Article Response – Re: 24hrs Vancouver’s “Technology changes how we learn about finance”

Internet communications technology, being increasingly intertwined within our lives, gives us no excuse to not learn on the go. Especially in terms of being financially literate when one changes from the university life to the workplace.

In the 24hrs Vancouver article as posted on Tuesday, June 25, 2013, Barbara Stewart offers solutions as to how we can train people to be financially literate in today’s online social media era. I agree with Stewart’s lead paragraph. Learning about money isn’t fun. It is necessary, but it isn’t fun. If we attempt to directly transplant the Finance 101 Curriculum from the professor’s lectern online, it would lose our interests and further send the compulsory need for knowledge further down our “priority list”. This is not an example of redefining the pedagogical aspect of finance education – this is the equivalent of shoving a square peg into a round hole. A definite C-/D+ effort for the educational institutions that are still using this tactic to teach in a fast-paced society of communications today.

On the go, I am a casual gamer. I play Angry Birds, and the latest Magic online TCG on my smartphone whilst commuting on the Skytrain in Vancouver. I spend more time on games on my smartphone due to the ease of downloading them and playing on the go, than gaming on my laptop or my Nintendo Wii. While I do have respect for the educational curriculum in Vancouver (well, perhaps it was due to my decision to study English Literature with Sociology at UBC), most of the knowledge seems to more or less gravitate back to the physical setting of the institution if the knowledge is not rooted in contemporary culture.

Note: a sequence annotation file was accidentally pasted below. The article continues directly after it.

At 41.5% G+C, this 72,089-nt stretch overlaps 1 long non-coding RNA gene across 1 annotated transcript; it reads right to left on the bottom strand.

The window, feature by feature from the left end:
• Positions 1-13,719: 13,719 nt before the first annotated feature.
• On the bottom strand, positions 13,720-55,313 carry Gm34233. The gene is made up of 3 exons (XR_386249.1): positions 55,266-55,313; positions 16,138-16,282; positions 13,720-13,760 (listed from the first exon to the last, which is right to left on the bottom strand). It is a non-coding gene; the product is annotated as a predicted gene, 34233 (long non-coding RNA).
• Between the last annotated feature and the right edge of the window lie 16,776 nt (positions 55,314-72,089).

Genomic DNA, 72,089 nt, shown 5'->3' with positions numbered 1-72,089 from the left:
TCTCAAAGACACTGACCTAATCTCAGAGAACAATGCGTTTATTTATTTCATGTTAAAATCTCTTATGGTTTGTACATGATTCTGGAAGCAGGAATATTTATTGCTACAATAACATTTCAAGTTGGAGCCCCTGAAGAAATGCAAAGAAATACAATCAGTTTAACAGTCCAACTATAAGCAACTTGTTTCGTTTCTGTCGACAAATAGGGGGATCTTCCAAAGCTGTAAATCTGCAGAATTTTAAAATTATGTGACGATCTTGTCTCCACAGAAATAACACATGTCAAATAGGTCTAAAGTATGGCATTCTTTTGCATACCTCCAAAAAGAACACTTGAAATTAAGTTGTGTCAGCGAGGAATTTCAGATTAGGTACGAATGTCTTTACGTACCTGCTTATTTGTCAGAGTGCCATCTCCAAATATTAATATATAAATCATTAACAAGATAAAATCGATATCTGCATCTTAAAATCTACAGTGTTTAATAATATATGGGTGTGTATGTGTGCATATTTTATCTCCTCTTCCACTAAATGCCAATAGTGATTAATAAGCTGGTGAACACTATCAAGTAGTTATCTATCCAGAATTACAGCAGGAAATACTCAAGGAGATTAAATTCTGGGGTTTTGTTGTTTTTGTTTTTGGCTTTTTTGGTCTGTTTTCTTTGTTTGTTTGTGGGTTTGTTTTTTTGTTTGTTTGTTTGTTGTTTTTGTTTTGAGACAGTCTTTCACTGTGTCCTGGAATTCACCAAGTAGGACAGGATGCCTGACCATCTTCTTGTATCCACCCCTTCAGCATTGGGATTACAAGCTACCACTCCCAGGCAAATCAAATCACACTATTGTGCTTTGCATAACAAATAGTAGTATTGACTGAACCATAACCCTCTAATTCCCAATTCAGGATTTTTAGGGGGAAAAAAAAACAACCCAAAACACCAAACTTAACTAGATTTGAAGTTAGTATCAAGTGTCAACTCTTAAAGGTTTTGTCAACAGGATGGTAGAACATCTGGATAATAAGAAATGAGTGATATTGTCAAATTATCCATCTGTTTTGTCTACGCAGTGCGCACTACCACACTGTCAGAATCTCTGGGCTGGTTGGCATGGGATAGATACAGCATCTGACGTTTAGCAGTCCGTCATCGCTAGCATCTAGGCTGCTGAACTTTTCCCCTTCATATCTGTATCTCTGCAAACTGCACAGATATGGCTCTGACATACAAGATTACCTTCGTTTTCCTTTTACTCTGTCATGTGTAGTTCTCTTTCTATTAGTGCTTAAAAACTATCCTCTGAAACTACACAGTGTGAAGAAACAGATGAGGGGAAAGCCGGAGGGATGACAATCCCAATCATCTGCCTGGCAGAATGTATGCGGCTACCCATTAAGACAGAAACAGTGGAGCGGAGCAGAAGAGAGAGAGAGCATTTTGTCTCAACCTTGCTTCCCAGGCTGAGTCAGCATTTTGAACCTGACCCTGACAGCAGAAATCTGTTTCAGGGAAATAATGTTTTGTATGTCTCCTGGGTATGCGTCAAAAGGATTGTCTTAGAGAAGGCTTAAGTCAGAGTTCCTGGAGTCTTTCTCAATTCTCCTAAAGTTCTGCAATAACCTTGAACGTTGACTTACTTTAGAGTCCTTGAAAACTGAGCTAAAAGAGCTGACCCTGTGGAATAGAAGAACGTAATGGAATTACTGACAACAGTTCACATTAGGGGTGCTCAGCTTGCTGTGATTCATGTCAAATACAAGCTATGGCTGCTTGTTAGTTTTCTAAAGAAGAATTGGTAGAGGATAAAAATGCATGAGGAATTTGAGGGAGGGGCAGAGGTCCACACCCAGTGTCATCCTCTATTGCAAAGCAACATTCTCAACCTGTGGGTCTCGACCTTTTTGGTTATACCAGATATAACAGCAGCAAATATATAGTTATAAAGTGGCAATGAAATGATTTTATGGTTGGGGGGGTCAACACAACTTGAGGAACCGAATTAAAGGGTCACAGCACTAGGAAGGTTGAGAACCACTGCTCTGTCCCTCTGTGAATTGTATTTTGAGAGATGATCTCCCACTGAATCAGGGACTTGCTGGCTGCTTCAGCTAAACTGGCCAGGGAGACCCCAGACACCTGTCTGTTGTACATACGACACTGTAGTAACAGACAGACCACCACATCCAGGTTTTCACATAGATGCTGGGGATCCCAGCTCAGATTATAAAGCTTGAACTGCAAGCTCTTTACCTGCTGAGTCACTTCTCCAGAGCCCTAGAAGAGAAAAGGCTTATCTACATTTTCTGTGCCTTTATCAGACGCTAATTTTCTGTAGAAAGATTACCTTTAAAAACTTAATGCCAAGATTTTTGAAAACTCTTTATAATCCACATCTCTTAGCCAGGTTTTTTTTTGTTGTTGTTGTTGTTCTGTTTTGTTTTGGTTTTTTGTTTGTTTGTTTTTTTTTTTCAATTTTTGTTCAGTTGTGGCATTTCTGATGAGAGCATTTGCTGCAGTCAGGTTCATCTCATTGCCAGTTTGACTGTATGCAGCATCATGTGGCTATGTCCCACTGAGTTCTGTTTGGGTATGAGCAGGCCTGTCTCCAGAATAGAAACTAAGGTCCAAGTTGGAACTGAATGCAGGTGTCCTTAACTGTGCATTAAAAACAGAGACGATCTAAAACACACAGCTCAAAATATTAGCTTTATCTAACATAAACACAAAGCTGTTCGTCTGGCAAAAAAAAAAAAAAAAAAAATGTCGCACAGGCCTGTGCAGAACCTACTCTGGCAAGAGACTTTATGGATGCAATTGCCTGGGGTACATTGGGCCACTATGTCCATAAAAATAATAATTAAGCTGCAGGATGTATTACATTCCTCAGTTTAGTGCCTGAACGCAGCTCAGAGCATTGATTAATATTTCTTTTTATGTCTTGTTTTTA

Speaking of UBC, Stewart’s article reminded me of a Coordinated Arts Program 100 level English course on “New Media and Society” that I took during my first year. One of the units in the course focuses on pedagogical gaming. I was initially skeptical about the effectiveness of pedagogical gaming. Would the game designers end up writing something that is no more different than a lecture cumulating in a pop quiz to engage the audience? I remember “playing” one of the educational games, Darfur is Dying, and I was wrong. It takes aspects of action gaming, running from the village to the village well while avoiding the enemy Janjaweed militants, and economizing the village’s food, medical, and water supplies. Another educational game that I have tried out was FutureDelta, a simulation game simulating the effects of global warming on the Delta area of Vancouver, and how I, in the role of an infrastructural planner, need to finance greener alternatives to transportation, garbage management, food production, just to name a few, to avoid flooding the Delta area.

With my personal experience in trying out educational games, I am in agreement with Stewart’s thesis and her supporting examples. I am especially in favour with her proposal of a Massive Open Online Courses (MOOC). This genre of education will efficiently fit in the demands and needs to simultaneously train large groups of people to be financially literate. The only minor critique that I have regarding Stewart’s article is that the majority of her examples focus on how edutainment and social media “gamification” can be used as a vehicle to transition technology to the masses through the positive rewards of commitment in gaming. The article could benefit from being a bit more cohesive if she talked about MMORPGs and how the rewarding and “edutaining” aspects of gaming could benefit the MOOC curricula.

“Article Response – Re: 24hrs Vancouver’s “Technology changes how we learn about finance” is published on June 27, 2013, which is part of my muses. Read more about Vincent Wong’s work at .

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